Connect with us

Comic Books

Dark Nights: Metal #4 Review

I want to see where this is going, but I am concerned.

Scott Snyder
Price: Check on Amazon

“All hope turns to ash.”

There’s part of me that wants to succumb to the urge to just tear things down out of pure frustration.  It’s part of the wider cultural zeitgeist, I think.  We set ourselves up for impossibly high expectations and our perfect scenario of how things should go to make everything right, and there’s just no possible way any creator could ever live up to what we’ve created in our own minds.  I have struggled through Dark Nights: Metal #4 for the past four days and I have put down my frustration, my unreasonable expectations, and my ideas for where things should be going.  I hope I have not made a grave mistake.

I’ve joked from the beginning that the general theme of Dark Nights: Metal and its various tie-ins has been “You think that’s dark?  Hold my beer.”  I honestly thought that issue #3 was rock bottom when Superman was (predictably) duped into rushing to the Dark Universe to save his BFF Batman and was instead (predictably) captured and used as some cosmic battery for our literal big bad, Barbatos, to bust his way into our universe and spread death, destruction, murder-Robins, etc.  I thought that somehow at least one group of the varied A, B and C-team heroes scattered around the world and the galaxy would succeed even partially at their respective quests to bring some bit of the mysterious Nth — or ninth — metal back to Earth.  I thought maybe even Kendra Saunders would find a way to be Hawkgirl again.  I was wrong in so many ways.

By the end of the book, I was just confused.  Where did the giant reveal on the final page even come from?  How did Sandman come into play?  Why does Kendra have a brain in her pocket?  Why are Batman and Superman suddenly 30 years older?  I got some of my answers from looking back at the previous issues and prequels, but others I just have to let go and hold on, trusting that resolution is on the horizon.  That’s a bit frustrating when there are so many things happening at once.  I can’t quite keep a hold on all of the disparate plot lines on different planes of existence.  Should I be paying attention to Wonder Woman, Dr. Fate and Kendra?  How about Aquaman and Deathstroke?  Why is Plastic Man in a Silly Putty Egg again?  Why is Starro a) alive and b) talking like a complete douche?  Again, I’m hanging on, hoping for answers.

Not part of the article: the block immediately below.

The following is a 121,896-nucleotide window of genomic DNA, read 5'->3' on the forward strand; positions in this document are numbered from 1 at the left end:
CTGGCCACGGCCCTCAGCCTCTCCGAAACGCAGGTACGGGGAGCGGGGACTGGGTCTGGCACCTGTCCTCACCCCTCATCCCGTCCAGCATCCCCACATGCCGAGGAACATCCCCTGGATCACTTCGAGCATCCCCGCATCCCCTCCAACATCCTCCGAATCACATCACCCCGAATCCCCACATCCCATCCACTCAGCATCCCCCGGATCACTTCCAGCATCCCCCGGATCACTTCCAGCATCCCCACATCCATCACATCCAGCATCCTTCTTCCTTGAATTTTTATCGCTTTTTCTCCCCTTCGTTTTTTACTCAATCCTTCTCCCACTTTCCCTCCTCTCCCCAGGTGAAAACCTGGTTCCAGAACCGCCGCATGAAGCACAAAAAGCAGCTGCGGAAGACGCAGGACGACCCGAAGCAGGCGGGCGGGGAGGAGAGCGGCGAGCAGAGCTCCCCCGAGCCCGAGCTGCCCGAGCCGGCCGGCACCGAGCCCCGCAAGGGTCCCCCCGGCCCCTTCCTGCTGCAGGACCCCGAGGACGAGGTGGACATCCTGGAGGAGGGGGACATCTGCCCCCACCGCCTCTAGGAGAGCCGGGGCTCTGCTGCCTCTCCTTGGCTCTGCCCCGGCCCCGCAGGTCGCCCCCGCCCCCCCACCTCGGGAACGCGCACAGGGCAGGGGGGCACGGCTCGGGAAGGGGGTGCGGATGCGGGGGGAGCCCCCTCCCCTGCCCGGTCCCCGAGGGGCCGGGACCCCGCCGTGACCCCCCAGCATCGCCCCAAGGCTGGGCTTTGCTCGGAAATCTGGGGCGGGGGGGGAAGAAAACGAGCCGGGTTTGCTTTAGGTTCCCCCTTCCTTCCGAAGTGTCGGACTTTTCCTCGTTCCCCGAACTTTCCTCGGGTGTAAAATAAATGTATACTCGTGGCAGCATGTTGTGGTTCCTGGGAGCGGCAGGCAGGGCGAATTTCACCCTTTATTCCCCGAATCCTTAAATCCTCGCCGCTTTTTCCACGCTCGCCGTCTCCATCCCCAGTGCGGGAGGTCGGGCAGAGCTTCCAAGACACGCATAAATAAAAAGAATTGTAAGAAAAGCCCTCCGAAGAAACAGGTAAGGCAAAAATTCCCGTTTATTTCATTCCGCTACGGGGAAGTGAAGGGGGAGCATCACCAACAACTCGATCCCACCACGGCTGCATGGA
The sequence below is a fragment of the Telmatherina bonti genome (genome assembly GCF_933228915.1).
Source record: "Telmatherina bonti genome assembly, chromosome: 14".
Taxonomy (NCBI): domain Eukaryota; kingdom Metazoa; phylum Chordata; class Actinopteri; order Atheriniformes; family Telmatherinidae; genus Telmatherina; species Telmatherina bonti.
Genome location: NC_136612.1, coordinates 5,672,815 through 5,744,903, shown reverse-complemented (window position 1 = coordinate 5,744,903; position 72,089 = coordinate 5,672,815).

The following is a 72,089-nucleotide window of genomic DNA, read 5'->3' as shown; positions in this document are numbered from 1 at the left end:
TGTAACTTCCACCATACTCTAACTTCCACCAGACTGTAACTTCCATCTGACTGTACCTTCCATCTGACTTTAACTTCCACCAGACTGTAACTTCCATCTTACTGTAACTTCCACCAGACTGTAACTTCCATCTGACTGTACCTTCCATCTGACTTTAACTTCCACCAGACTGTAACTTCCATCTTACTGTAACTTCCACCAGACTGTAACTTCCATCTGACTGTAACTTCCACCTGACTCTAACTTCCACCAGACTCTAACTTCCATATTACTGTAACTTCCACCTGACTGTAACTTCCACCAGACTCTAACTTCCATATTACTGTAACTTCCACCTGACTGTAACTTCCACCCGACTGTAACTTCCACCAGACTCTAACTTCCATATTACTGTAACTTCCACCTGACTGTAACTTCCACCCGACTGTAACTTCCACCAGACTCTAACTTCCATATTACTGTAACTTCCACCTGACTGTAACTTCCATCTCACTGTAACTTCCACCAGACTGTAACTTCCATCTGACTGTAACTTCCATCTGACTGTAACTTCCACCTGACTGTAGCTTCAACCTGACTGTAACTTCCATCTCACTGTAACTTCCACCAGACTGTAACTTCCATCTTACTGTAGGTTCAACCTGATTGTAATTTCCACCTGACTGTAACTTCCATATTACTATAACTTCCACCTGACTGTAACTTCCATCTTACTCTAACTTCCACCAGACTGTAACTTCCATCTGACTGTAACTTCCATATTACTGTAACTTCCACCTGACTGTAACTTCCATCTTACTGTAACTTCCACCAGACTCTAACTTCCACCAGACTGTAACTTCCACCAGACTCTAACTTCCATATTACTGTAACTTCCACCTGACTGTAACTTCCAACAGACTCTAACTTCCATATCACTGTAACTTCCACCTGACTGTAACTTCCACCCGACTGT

There are some very good moments in the book, however, even if all seems doom and gloom.  Seeing the former Hawkgirl literally split apart as some demon version of herself rises from the gore is pretty sweet.  Batman realizing that his kids are his happy place is really cathartic after so many, many years of him not having a family to pass his legacy too.  The art, as in all the Metal books is top notch with some outstanding panels, including the appearance of Lady Blackhawk.

I’m not giving up on Dark Nights: Metal, certainly.  I will be taking each issue slowly, though, making sure that I’m clear who I’m following down which dark rabbit hole.  I want to see where this is going, but I am concerned that the two remaining issues just won’t be enough space to tell the story that they’ve set up.  I hope I’m wrong.

Dark Nights: Metal #4
Is it good?
I want to see where this is going, but I am concerned that the two remaining issues just won't be enough space to tell the story that they've set up.  I hope I'm wrong.
Art is killer
Consistently dark storylines
Too much going on at times to keep things straight
Huge gap in issue releases makes it tough to follow
Unexplained events and threads with little evident vision forward

In Case You Missed It

‘Proof’ of a haunted comic shop? A paranormal investigator says, not so fast ….

Pop Culture

Image announces new sci-fi thriller series, 20XX

Comic Books

Hearthstone: Saviors of Uldum: 15.2 update sees big nerf to Discover cards, Smart Deck Builder for Wild


SUPERHOT – Switch Review


Newsletter Signup